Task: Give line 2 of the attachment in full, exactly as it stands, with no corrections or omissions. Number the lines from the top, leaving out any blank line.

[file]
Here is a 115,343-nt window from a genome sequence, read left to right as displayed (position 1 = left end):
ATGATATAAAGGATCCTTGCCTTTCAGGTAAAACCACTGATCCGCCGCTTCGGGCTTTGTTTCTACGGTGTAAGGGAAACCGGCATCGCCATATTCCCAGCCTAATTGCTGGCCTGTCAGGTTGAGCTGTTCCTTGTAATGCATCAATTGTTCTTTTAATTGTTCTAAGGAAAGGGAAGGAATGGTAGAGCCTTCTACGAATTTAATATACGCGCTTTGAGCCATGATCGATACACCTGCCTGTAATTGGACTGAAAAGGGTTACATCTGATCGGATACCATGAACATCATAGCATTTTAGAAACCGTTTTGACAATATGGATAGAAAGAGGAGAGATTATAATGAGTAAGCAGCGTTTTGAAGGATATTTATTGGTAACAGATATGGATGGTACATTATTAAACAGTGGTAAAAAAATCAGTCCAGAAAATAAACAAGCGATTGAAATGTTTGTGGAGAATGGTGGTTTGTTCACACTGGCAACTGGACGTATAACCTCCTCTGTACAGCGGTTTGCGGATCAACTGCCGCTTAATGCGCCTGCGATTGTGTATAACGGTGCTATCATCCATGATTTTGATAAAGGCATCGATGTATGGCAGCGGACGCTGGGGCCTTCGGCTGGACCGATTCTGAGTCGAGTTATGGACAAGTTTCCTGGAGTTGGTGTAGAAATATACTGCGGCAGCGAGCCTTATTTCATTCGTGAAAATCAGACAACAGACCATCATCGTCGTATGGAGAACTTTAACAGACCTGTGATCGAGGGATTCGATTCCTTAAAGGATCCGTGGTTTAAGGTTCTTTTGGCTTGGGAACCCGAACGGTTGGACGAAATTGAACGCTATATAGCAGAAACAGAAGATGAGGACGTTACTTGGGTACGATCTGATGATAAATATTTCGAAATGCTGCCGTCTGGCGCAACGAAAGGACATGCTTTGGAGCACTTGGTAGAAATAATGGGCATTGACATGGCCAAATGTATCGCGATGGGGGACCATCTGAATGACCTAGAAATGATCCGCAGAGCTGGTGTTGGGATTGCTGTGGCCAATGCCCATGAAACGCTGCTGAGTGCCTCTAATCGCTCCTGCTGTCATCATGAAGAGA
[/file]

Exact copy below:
ATGATATAAAGGATCCTTGCCTTTCAGGTAAAACCACTGATCCGCCGCTTCGGGCTTTGTTTCTACGGTGTAAGGGAAACCGGCATCGCCATATTCCCAGCCTAATTGCTGGCCTGTCAGGTTGAGCTGTTCCTTGTAATGCATCAATTGTTCTTTTAATTGTTCTAAGGAAAGGGAAGGAATGGTAGAGCCTTCTACGAATTTAATATACGCGCTTTGAGCCATGATCGATACACCTGCCTGTAATTGGACTGAAAAGGGTTACATCTGATCGGATACCATGAACATCATAGCATTTTAGAAACCGTTTTGACAATATGGATAGAAAGAGGAGAGATTATAATGAGTAAGCAGCGTTTTGAAGGATATTTATTGGTAACAGATATGGATGGTACATTATTAAACAGTGGTAAAAAAATCAGTCCAGAAAATAAACAAGCGATTGAAATGTTTGTGGAGAATGGTGGTTTGTTCACACTGGCAACTGGACGTATAACCTCCTCTGTACAGCGGTTTGCGGATCAACTGCCGCTTAATGCGCCTGCGATTGTGTATAACGGTGCTATCATCCATGATTTTGATAAAGGCATCGATGTATGGCAGCGGACGCTGGGGCCTTCGGCTGGACCGATTCTGAGTCGAGTTATGGACAAGTTTCCTGGAGTTGGTGTAGAAATATACTGCGGCAGCGAGCCTTATTTCATTCGTGAAAATCAGACAACAGACCATCATCGTCGTATGGAGAACTTTAACAGACCTGTGATCGAGGGATTCGATTCCTTAAAGGATCCGTGGTTTAAGGTTCTTTTGGCTTGGGAACCCGAACGGTTGGACGAAATTGAACGCTATATAGCAGAAACAGAAGATGAGGACGTTACTTGGGTACGATCTGATGATAAATATTTCGAAATGCTGCCGTCTGGCGCAACGAAAGGACATGCTTTGGAGCACTTGGTAGAAATAATGGGCATTGACATGGCCAAATGTATCGCGATGGGGGACCATCTGAATGACCTAGAAATGATCCGCAGAGCTGGTGTTGGGATTGCTGTGGCCAATGCCCATGAAACGCTGCTGAGTGCCTCTAATCGCTCCTGCTGTCATCATGAAGAGA